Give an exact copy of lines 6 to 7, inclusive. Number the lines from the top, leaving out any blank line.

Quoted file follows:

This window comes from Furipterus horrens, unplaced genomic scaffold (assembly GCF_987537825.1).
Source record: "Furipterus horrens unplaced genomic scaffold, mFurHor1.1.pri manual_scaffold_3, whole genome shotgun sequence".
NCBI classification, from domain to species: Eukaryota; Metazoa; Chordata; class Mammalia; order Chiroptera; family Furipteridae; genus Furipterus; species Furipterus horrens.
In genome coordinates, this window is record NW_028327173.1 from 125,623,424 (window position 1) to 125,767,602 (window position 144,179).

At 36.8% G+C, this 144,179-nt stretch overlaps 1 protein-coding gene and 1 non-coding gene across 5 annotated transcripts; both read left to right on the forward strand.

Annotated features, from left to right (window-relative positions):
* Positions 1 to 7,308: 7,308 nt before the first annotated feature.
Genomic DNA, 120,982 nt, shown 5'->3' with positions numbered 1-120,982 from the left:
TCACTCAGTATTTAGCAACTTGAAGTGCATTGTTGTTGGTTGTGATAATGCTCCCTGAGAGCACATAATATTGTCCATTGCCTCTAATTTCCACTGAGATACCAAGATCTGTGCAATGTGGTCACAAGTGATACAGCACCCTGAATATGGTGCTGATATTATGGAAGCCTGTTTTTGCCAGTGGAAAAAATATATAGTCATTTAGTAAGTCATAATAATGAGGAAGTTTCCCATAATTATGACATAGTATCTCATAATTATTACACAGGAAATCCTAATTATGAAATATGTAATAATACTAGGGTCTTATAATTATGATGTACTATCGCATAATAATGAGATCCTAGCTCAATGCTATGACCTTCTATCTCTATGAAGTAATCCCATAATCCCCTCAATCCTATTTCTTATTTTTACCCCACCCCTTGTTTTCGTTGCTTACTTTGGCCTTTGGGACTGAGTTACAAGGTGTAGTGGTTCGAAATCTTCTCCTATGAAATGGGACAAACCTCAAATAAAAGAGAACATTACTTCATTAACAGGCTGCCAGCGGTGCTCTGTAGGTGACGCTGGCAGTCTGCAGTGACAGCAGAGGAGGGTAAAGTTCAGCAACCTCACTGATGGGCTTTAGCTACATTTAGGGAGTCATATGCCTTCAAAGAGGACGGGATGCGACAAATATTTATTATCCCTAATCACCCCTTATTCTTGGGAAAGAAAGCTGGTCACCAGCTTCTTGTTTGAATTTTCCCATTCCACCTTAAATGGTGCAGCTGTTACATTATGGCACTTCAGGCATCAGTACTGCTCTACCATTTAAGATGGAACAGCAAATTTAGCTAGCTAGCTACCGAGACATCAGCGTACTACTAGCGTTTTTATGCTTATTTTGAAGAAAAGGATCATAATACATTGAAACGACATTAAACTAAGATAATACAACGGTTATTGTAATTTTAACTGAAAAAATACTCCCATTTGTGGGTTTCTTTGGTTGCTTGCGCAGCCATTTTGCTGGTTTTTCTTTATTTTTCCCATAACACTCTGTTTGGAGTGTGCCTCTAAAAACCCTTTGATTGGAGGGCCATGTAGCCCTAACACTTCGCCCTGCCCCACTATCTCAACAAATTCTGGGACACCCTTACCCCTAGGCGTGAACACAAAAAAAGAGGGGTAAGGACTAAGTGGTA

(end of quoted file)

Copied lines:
Annotated features, from left to right (window-relative positions):
* Positions 1 to 7,308: 7,308 nt before the first annotated feature.